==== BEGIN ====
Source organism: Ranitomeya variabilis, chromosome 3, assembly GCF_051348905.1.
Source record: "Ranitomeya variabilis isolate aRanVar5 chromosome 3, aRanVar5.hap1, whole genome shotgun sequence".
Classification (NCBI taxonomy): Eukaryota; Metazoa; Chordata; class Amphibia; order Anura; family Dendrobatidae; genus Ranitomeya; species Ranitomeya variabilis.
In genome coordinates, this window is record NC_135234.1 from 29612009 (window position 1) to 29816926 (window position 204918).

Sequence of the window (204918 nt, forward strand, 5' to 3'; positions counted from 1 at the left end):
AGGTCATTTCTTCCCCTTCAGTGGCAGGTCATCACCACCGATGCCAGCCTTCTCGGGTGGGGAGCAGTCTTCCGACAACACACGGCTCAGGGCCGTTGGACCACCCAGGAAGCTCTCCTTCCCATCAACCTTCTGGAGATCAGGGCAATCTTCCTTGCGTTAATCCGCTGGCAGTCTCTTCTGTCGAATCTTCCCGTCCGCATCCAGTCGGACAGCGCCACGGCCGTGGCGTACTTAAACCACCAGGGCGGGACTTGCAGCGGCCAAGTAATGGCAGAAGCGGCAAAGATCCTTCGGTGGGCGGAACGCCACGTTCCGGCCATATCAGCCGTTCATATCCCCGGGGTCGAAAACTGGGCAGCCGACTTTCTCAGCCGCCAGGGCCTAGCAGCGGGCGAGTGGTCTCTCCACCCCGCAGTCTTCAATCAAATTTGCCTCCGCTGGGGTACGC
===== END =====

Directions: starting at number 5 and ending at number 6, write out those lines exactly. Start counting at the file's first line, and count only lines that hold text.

Sequence of the window (204918 nt, forward strand, 5' to 3'; positions counted from 1 at the left end):
AGGTCATTTCTTCCCCTTCAGTGGCAGGTCATCACCACCGATGCCAGCCTTCTCGGGTGGGGAGCAGTCTTCCGACAACACACGGCTCAGGGCCGTTGGACCACCCAGGAAGCTCTCCTTCCCATCAACCTTCTGGAGATCAGGGCAATCTTCCTTGCGTTAATCCGCTGGCAGTCTCTTCTGTCGAATCTTCCCGTCCGCATCCAGTCGGACAGCGCCACGGCCGTGGCGTACTTAAACCACCAGGGCGGGACTTGCAGCGGCCAAGTAATGGCAGAAGCGGCAAAGATCCTTCGGTGGGCGGAACGCCACGTTCCGGCCATATCAGCCGTTCATATCCCCGGGGTCGAAAACTGGGCAGCCGACTTTCTCAGCCGCCAGGGCCTAGCAGCGGGCGAGTGGTCTCTCCACCCCGCAGTCTTCAATCAAATTTGCCTCCGCTGGGGTACGC